In Finland most people would expect Germany to be our biggest export market for organic food. But in my experience Germany is more challenging than the UK. Almost as long as I have been involved in organic export – since 1997 – the UK has been the biggest export market for our products. This was (and is) true for the organic liquorice I developed together with Makulaku Confectionery and it has been true for Helsinki Mills until now. Why is this?

Since the organic boom in the late -90’s the UK has been highly dependent on imports for organic food – the worst year I believe 80% of organic food sold in the UK was imported. Now that is down to 50-60% but still a high figure in a market of 2,2 billion euro. This situation evolved because the market growth was so high that the domestic production could not meet the demand. And the UK was not yet subsidising organic farming in a similar manner as what happened in most other European countries. Another feature that seems to be especially strong in the UK is the constant discussion about food scares. You can hardly open a British newspaper without reading some article about food security problems of some kind. British comsumers are not that confident about British food. (By comparison, in Finland consumers are so confident about domestic Finnish food that it sometimes worries me.) Also British food culture is not as strong as in most continental European countries – it is acceptable to think that foreign food can be of higher quality than British food – and if it is organic, also safer and better for you. However the “Buy British” campaign must have affected this to some extent in favour of UK producers. In the end one factor could also be that I am personally pretty fluent in English which makes communication and following the market easier.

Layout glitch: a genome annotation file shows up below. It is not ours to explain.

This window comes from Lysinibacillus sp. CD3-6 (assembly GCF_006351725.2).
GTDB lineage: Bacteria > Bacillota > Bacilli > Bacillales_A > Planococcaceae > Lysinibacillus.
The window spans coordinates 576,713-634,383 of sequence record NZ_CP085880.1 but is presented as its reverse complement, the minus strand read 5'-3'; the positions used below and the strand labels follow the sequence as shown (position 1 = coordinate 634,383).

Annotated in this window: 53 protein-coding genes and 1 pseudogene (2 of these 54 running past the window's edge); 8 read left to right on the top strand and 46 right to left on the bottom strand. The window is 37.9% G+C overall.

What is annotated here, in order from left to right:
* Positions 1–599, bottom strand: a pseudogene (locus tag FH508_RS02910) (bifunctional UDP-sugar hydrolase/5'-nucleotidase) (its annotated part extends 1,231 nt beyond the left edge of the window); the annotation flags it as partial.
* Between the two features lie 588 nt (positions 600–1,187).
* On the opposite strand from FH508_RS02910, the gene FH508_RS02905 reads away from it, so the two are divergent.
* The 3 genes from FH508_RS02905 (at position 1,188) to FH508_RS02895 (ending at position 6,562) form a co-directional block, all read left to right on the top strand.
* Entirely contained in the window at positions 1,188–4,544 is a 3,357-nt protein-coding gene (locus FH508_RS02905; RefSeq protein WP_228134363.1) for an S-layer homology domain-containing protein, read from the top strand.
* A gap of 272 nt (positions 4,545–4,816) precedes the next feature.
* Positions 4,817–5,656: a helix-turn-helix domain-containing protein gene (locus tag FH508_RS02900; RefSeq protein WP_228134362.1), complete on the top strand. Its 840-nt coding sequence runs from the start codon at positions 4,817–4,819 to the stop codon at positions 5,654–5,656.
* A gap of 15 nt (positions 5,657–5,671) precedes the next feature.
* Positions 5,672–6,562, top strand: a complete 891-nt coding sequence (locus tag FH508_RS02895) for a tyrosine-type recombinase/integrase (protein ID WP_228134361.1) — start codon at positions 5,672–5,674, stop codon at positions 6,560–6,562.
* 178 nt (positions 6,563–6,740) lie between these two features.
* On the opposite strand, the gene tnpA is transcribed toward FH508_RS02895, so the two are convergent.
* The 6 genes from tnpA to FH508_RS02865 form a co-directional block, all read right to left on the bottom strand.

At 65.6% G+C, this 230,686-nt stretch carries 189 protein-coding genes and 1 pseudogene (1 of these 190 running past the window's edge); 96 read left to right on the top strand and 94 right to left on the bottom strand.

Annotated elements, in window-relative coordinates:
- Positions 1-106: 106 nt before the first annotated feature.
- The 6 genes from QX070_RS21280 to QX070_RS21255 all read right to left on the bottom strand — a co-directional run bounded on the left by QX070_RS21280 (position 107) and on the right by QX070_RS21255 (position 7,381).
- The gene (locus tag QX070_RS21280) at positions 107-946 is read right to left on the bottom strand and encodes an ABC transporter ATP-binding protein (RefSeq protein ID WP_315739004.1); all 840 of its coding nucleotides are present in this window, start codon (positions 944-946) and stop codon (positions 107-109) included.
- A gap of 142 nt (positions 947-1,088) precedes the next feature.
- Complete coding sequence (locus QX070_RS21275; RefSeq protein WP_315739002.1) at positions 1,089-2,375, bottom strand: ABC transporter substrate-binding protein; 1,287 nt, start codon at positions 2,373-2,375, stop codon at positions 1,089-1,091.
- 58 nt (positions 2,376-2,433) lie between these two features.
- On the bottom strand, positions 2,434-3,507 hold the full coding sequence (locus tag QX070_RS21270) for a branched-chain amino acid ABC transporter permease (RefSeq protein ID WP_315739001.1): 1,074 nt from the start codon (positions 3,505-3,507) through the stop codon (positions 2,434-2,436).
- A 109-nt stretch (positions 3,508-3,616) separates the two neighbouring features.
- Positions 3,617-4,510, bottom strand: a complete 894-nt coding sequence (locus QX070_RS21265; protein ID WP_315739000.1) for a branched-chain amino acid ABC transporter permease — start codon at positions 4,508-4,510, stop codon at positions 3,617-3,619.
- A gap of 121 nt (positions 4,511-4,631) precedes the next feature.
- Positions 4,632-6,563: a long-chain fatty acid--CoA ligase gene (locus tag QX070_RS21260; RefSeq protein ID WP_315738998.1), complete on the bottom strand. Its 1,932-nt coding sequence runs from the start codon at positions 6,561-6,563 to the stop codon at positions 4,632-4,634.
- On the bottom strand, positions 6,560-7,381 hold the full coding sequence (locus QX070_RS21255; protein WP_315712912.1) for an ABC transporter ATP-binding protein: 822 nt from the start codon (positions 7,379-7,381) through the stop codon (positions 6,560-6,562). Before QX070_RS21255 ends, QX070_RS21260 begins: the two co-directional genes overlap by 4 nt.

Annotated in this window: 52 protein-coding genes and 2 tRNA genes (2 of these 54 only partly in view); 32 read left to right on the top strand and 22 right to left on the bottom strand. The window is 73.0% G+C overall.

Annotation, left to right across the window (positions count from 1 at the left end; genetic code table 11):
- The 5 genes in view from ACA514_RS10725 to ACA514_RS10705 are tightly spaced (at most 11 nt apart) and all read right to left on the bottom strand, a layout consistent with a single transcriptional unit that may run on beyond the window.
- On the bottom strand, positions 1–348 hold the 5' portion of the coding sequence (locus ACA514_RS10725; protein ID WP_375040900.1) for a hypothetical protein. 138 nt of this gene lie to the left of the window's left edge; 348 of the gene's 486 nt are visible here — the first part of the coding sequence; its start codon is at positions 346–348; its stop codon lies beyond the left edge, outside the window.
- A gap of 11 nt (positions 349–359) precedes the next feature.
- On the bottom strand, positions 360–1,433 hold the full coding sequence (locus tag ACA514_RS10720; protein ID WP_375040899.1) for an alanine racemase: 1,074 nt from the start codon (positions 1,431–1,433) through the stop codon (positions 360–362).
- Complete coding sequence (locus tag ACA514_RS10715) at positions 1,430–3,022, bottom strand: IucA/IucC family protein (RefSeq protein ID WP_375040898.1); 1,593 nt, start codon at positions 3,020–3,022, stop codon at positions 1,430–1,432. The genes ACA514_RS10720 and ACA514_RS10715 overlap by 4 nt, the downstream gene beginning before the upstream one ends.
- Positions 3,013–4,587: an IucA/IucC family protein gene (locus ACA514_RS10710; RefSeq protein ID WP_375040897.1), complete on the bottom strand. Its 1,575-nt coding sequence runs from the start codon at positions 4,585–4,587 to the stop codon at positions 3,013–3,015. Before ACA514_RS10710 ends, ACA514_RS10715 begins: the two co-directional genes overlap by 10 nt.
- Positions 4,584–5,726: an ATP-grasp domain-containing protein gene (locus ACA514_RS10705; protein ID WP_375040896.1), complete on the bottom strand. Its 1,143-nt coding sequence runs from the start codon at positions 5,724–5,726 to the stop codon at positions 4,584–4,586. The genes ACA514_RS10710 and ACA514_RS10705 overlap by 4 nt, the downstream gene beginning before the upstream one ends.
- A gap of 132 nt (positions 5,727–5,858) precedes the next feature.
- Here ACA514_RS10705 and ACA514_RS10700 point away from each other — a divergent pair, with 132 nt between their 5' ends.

Now the UK organic market is booming again at a 30% growth rate even though there is no acute food scare. I presume what’s driving the market now is the topic of climate change becoming so important in mainstream media. Maybe the environmental motive to buy is getting more important now.

So what is our target at NPE? To introduce Finnish wild berries in the form of the Napapiiri range of sugar-free berry jams from Maustaja Ltd – and as dried or IQF berries and concentrates (bilberry, lingonberry, cranberry) from Kiantama Ltd. To introduce for the first time the organic malts and malt extracts from Laihian Mallas Ltd. And organic Nordic rape seed oil from Virgino. And some other products. Please visit us at stand 2331 and have a look!